What is an Asset Class?

An asset class is a group of securities that exhibit similar risk and return characteristics and are subject to the same laws and regulations. In other words, securities in one asset class will behave similarly, on average. There are typically thought to be two main asset classes: income and equity. These asset classes are often broken down into other categories that behave similarly, while assets in different categories exhibit slightly different behaviour. The first categorization of asset classes is often by geography. As you can see in the Market Stats page, PWL breaks down the two asset classes further into Canadian Income and US Income, and Canadian, US and International Equity.

The next type of categorization is between large and small cap stocks. Small cap stocks often behave similarly to each other, and differently from large cap stocks. For example, the S&P/TSX 60 Large Cap has a 1-year return of 8.16% and a 5-year standard deviation of 16.69% while the S&P/TSX Small Cap Index has a 1-year return of -1.02% and a 5-year standard deviation of 23.73%.

What does large cap and small cap mean? Large cap means that the market capitalizations (i.e. total # shares outstanding x market price) of the companies in the index are the largest in the market.1

Another typical asset class category distinction is between value and growth. 

Value stocks are those that tend to trade at lower prices relative to their fundamental valuations (dividends, earnings, sales, etc.) and are therefore considered to be undervalued. Common characteristics include a high dividend yield, low price-to-book ratio and/or low price-to-earnings ratio2.

Growth stocks are companies whose earnings are expected to grow at an above-average rate. They typically do not pay dividends so that they can reinvest earnings in capital projects3.

Why Asset Classes?

A well structured portfolio is composed of a mix of asset classes that respond differently to a particular risk. Investors should be concerned about the performance of their overall portfolio and its ability to meet their goals which can be measured by risk and return. At any particular moment, there are many different risks (equity risk, currency risk, interest rate risk etc.). Each investor has different tolerances to risk depending on their goals, stage of life, personal tolerances and so forth. Our primary tools for managing the overall risk are assets. Specific asset classes address specific risks, and therefore the allocation between different asset classes gives us the ability to manage risks within a portfolio to meet certain goals.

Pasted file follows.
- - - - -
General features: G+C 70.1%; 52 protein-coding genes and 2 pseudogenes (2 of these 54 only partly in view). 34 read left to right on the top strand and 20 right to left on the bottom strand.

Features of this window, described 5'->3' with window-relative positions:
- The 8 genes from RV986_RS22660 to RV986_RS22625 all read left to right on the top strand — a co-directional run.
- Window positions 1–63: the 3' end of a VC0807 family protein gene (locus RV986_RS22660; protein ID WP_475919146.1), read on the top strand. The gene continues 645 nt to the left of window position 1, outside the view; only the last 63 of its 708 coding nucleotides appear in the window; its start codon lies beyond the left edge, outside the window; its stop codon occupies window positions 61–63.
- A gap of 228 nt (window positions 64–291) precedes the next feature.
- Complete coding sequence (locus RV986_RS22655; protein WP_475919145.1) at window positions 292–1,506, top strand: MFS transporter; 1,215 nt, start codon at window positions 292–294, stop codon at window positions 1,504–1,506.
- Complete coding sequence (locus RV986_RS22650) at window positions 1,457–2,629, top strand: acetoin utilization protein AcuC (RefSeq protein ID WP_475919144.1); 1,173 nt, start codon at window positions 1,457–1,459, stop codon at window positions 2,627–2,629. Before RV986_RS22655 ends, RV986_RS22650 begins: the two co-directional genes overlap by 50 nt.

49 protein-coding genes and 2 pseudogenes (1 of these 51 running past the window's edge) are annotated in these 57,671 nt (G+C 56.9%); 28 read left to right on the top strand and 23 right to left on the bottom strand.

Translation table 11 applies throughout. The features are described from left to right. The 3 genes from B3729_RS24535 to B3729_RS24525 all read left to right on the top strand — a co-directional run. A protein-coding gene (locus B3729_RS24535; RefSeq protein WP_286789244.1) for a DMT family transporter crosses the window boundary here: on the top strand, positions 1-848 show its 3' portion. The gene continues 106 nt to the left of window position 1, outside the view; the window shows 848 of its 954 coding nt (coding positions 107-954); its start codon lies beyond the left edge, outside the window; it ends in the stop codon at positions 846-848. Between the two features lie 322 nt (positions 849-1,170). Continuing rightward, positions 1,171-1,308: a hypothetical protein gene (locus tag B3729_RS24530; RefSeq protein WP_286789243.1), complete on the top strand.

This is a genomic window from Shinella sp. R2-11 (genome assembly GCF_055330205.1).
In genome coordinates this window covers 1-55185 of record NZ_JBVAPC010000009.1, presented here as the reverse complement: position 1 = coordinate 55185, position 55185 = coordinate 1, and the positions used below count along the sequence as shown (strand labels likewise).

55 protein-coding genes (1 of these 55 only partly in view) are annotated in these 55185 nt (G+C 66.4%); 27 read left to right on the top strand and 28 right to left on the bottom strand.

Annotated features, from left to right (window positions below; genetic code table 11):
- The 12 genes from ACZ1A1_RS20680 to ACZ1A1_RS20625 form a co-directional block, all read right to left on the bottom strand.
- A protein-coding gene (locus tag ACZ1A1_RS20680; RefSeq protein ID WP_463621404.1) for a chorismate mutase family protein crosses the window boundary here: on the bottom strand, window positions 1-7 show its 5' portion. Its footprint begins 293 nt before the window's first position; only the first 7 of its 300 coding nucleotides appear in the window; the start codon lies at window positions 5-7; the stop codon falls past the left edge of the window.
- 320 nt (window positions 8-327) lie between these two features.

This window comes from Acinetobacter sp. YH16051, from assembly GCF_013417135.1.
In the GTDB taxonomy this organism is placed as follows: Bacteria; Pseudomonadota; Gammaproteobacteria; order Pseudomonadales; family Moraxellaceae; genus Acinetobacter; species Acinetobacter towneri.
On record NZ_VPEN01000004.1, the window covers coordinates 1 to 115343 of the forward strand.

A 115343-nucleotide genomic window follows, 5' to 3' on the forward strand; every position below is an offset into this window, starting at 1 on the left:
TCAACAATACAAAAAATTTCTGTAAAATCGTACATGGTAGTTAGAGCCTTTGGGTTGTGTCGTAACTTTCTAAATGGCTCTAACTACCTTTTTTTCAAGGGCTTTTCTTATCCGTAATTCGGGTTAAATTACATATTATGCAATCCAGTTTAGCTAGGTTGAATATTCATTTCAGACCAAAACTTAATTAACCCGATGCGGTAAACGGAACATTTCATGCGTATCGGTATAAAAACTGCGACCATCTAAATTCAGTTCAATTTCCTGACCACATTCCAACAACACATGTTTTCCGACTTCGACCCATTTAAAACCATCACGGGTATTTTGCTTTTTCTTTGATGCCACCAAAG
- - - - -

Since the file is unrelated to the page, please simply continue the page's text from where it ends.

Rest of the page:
Simply looking at the asset classes on their own, not in the context of a diversified portfolio, tempts investors to remove negative performing assets classes (the “losers”) and invest those proceeds in the high performing assets (the “winners”). This is chasing performance, and is likely to lead to the behavioural trap of buying high and selling low, which can be detrimental to achieving investment goals.

Take the example of baking a cake. Each ingredient serves a specific purpose, and there is an exact combination of ingredients needed to bake the cake. You might really like the taste of eggs, but if you just used eggs, you’d be making an omelette and not a cake. Baking powder is used as a leavening agent. If you don’t put enough in, your cake won’t rise and you will end up with a flat, dense cake instead of a light, fluffy cake; use too much, and you’re cake will end up tasting bitter. Finally, the rest of the ingredients depend on the type of cake you are baking, and your flavour preferences (some people love the taste of coconut, some people hate it).

The eggs show the concept of diversification. A well structured portfolio uses multiple ingredients (or asset classes) to achieve the expected outcome. The baking powder emphasizes the need for a well-designed portfolio asset allocation. Some assets are necessary for the final product yet do not look attractive on their own. Blending the asset classes in particular ways ensures that you can capture most of the returns of the asset classes the majority of the time. If you were to use more eggs (winners) and remove the bitter tasting baking soda (losers), you would end up with a rubbery, flat cake. Finally, the different types of cakes demonstrate that not every investor is the same. If everyone had the same preferences, there would be one perfect cake. If every investor was the same, there would be one perfect portfolio. You wouldn’t think of baking a cake by throwing a bunch of different ingredients into a pan at random and baking it, so why would you do it with your investments?

The Market Stats page reminds us that assets, to be of any use to us, should behave differently over the period under consideration. All the assets listed have a positive long-term expected return, but to be truly diversified means that some will always be outperforming others.


  1. The amount of large companies in the index varies for each market/index.
  2. Source: Investopedia.
  3. Source: Investopedia.
By: Susan Daley | 0 comments